FLAGSTAFF, Ariz. — A lot of Democrats might have looked at the new configuration of the sprawling House district in northern and eastern Arizona and decided to retire. Not Tom O’Halleran.
President Joe Biden lost the new 2nd District, which includes Navajo Nation, the pine forests here and the traditionally Republican Prescott area, by 8 percentage points back in 2020, so it is no surprise that O’Halleran is among the most vulnerable House incumbents running this year. Biden narrowly carried his old district in 2020.
“I don’t think that way,” O’Halleran said, with a laugh, when asked before the kickoff of what is perhaps Arizona’s most iconic Fourth of July Parade. “Two-thirds of the district are still mine; it takes into account the tribal lands, all of them. That’s … a main source of support for me. It takes into account cities like Flagstaff and Williams and Winslow and other communities around the Verde Valley-Sedona area, and I’m well known throughout the district.”
O’Halleran, a co-chair of the moderate Blue Dog Coalition, pointed out that he previously represented parts of the new congressional district when he served in the state legislature, so he did not have the challenges some of his colleagues are facing in having to introduce himself to new voters.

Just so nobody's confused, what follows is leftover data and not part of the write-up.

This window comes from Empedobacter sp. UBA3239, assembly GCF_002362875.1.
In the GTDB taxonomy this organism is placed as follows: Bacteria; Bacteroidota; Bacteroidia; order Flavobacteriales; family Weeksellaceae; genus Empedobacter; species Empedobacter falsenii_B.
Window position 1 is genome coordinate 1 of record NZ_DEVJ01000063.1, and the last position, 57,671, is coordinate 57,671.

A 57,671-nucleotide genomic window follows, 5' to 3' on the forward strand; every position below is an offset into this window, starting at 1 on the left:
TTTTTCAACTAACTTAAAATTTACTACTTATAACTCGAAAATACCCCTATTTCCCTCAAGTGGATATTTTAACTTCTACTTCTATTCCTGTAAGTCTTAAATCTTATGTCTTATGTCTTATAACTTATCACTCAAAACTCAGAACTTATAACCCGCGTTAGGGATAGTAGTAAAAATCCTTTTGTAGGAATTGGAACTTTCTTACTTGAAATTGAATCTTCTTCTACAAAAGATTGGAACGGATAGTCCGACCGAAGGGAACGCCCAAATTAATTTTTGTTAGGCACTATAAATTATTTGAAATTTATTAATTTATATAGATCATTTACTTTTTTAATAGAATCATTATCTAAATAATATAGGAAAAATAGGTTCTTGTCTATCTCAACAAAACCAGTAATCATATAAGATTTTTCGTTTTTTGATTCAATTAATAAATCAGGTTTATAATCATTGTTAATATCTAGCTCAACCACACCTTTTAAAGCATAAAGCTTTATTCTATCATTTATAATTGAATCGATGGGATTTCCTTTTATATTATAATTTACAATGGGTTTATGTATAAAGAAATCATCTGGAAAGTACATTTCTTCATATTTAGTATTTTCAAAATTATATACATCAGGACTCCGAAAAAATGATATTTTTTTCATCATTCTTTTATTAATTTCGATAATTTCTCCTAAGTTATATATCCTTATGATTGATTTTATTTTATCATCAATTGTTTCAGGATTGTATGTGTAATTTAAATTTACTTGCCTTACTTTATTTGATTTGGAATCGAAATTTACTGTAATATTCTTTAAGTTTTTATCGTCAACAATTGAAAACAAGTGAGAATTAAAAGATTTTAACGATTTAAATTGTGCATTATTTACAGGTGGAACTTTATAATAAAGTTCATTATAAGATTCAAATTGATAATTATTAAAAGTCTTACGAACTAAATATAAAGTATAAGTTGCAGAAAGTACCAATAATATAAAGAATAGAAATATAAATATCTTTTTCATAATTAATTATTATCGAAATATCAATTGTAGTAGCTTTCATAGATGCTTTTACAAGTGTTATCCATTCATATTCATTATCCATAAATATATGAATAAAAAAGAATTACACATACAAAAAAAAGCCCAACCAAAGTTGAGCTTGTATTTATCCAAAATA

“Some of the field people are here today, but the underlying issue is this is an election about the kitchen table, and what I have done in my three terms as a congressman, and my history here in Arizona, and if that’s bad, then I wouldn’t probably be running,” O’Halleran said.
After the parade, O’Halleran and his wife, Pat, joined a large table of campaign staffers for a lunch of pizza and pasta and meatballs at local restaurant Fat Olives, where the congressman and campaign manager JoAnna Mendoza thanked aides for knocking on doors, making calls and raising money for the reelection bid.
“I’m also running because I’m not a believer that you put your gym shoes back on to walk out of the gym; you put your gym shoes on to play the game, and going to that game and playing the best you can,” O’Halleran said at the lunch, which CQ Roll Call was invited to attend.
Mendoza noted the importance of a tight-knit campaign staff and the challenges campaigns are having across the country retaining qualified staffers in a tight job market.
“I know everyone here knows it that there’s been hiring shortages across the nation. Campaigns are losing staff left and right,” Mendoza said. “And we’re really blessed to have the team that we have; you know, we’re small but mighty.”
“I think everyone here has a story about why they came to the team and why they want to work for Tom and why they’re helping him get reelected,” she said, before several campaign personnel spoke about just that.
Crowded GOP primary
But the configuration of the new district makes O’Halleran a particularly attractive target, and seven Republicans are competing in the Aug. 2 primary to take him on.
While polling is predictably scarce, the front-runner appears to be state Rep. Walt Blackman, who served more than two decades in the Army. He’s also the first Black Republican elected to serve in Arizona’s legislature, according to state records.